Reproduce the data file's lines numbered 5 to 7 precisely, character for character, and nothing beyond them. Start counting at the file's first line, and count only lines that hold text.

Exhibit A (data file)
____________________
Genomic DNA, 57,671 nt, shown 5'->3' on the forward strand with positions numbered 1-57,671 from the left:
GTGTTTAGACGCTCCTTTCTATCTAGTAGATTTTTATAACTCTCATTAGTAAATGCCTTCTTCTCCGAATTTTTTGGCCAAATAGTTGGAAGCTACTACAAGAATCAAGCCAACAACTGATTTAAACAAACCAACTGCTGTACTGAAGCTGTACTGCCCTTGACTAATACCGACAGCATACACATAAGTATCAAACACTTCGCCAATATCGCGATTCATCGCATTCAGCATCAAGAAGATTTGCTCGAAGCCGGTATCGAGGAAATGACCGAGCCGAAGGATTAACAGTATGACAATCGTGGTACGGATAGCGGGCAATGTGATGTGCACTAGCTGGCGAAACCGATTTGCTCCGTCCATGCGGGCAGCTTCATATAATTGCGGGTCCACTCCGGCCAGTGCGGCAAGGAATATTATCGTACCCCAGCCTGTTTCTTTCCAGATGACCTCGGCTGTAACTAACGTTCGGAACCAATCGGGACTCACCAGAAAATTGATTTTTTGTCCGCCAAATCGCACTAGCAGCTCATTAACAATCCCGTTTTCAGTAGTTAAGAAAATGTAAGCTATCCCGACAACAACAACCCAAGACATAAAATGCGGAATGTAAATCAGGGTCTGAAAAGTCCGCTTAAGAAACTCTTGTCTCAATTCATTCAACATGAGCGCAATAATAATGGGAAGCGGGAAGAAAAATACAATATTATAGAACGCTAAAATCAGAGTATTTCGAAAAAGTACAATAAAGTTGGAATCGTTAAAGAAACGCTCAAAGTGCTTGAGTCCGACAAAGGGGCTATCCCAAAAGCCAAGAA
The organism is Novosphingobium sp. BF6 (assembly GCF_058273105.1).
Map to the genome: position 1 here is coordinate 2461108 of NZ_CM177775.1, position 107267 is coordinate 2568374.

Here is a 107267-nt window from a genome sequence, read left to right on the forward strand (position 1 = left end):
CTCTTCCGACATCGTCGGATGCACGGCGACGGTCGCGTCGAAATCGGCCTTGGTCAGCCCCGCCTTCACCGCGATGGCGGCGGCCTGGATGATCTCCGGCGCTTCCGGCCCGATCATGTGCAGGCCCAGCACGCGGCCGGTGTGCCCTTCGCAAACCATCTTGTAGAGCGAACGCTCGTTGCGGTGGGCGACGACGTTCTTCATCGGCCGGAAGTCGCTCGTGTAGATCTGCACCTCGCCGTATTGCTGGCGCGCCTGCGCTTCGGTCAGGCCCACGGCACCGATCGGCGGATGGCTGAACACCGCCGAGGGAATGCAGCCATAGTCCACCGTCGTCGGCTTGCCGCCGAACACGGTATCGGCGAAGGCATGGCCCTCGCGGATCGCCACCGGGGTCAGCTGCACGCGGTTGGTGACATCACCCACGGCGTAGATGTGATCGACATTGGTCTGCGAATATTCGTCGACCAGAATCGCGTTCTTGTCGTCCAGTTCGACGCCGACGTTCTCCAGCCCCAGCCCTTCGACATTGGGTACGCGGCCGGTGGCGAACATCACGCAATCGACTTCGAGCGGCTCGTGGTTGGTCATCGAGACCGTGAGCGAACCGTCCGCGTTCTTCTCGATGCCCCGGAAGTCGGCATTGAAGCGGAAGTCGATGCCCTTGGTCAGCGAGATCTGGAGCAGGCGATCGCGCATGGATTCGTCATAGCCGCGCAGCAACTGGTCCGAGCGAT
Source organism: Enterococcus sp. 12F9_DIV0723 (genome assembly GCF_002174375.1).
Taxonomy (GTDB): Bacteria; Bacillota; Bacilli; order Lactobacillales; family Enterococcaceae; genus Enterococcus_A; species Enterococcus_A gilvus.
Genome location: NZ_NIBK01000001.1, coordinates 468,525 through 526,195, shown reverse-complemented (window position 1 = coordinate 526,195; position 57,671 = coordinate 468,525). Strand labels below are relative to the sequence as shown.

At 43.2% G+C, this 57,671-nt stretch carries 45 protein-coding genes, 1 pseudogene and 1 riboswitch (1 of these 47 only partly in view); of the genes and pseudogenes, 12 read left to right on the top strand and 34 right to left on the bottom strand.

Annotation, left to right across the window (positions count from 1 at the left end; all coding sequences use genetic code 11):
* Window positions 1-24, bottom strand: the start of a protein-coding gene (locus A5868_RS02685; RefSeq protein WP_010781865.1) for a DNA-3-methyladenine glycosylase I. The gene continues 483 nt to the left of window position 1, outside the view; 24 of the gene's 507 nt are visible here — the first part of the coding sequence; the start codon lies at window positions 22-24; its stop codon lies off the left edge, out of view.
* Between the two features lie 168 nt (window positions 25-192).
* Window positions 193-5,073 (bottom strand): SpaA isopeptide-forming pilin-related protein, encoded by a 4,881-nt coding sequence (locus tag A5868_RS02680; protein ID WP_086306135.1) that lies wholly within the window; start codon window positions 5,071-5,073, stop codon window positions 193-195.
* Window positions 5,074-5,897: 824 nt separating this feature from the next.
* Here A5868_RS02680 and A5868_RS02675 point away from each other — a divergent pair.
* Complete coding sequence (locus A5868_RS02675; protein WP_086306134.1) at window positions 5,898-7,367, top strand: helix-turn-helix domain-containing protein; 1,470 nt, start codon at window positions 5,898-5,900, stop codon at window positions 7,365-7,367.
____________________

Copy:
Here is a 107267-nt window from a genome sequence, read left to right on the forward strand (position 1 = left end):
CTCTTCCGACATCGTCGGATGCACGGCGACGGTCGCGTCGAAATCGGCCTTGGTCAGCCCCGCCTTCACCGCGATGGCGGCGGCCTGGATGATCTCCGGCGCTTCCGGCCCGATCATGTGCAGGCCCAGCACGCGGCCGGTGTGCCCTTCGCAAACCATCTTGTAGAGCGAACGCTCGTTGCGGTGGGCGACGACGTTCTTCATCGGCCGGAAGTCGCTCGTGTAGATCTGCACCTCGCCGTATTGCTGGCGCGCCTGCGCTTCGGTCAGGCCCACGGCACCGATCGGCGGATGGCTGAACACCGCCGAGGGAATGCAGCCATAGTCCACCGTCGTCGGCTTGCCGCCGAACACGGTATCGGCGAAGGCATGGCCCTCGCGGATCGCCACCGGGGTCAGCTGCACGCGGTTGGTGACATCACCCACGGCGTAGATGTGATCGACATTGGTCTGCGAATATTCGTCGACCAGAATCGCGTTCTTGTCGTCCAGTTCGACGCCGACGTTCTCCAGCCCCAGCCCTTCGACATTGGGTACGCGGCCGGTGGCGAACATCACGCAATCGACTTCGAGCGGCTCGTGGTTGGTCATCGAGACCGTGAGCGAACCGTCCGCGTTCTTCTCGATGCCCCGGAAGTCGGCATTGAAGCGGAAGTCGATGCCCTTGGTCAGCGAGATCTGGAGCAGGCGATCGCGCATGGATTCGTCATAGCCGCGCAGCAACTGGTCCGAGCGAT
Source organism: Enterococcus sp. 12F9_DIV0723 (genome assembly GCF_002174375.1).